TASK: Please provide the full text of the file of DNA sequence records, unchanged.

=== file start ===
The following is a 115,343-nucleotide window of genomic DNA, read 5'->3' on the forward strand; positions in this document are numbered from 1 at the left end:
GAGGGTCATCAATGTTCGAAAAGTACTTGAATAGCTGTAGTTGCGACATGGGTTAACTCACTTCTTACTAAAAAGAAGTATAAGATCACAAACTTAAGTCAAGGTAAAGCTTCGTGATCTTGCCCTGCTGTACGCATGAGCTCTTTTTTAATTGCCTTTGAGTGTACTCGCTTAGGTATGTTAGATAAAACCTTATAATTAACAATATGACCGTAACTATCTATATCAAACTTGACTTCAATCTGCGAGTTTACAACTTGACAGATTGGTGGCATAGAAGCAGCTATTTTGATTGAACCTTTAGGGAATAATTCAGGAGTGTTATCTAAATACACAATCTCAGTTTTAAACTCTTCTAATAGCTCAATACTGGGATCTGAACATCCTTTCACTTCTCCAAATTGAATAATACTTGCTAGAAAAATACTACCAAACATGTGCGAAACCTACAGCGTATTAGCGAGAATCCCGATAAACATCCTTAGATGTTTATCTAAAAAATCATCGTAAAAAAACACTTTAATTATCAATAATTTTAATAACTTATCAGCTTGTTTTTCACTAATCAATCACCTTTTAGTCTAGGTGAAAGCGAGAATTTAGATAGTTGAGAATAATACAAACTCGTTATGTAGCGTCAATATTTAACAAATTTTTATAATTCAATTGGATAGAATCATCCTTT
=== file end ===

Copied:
The following is a 115,343-nucleotide window of genomic DNA, read 5'->3' on the forward strand; positions in this document are numbered from 1 at the left end:
GAGGGTCATCAATGTTCGAAAAGTACTTGAATAGCTGTAGTTGCGACATGGGTTAACTCACTTCTTACTAAAAAGAAGTATAAGATCACAAACTTAAGTCAAGGTAAAGCTTCGTGATCTTGCCCTGCTGTACGCATGAGCTCTTTTTTAATTGCCTTTGAGTGTACTCGCTTAGGTATGTTAGATAAAACCTTATAATTAACAATATGACCGTAACTATCTATATCAAACTTGACTTCAATCTGCGAGTTTACAACTTGACAGATTGGTGGCATAGAAGCAGCTATTTTGATTGAACCTTTAGGGAATAATTCAGGAGTGTTATCTAAATACACAATCTCAGTTTTAAACTCTTCTAATAGCTCAATACTGGGATCTGAACATCCTTTCACTTCTCCAAATTGAATAATACTTGCTAGAAAAATACTACCAAACATGTGCGAAACCTACAGCGTATTAGCGAGAATCCCGATAAACATCCTTAGATGTTTATCTAAAAAATCATCGTAAAAAAACACTTTAATTATCAATAATTTTAATAACTTATCAGCTTGTTTTTCACTAATCAATCACCTTTTAGTCTAGGTGAAAGCGAGAATTTAGATAGTTGAGAATAATACAAACTCGTTATGTAGCGTCAATATTTAACAAATTTTTATAATTCAATTGGATAGAATCATCCTTT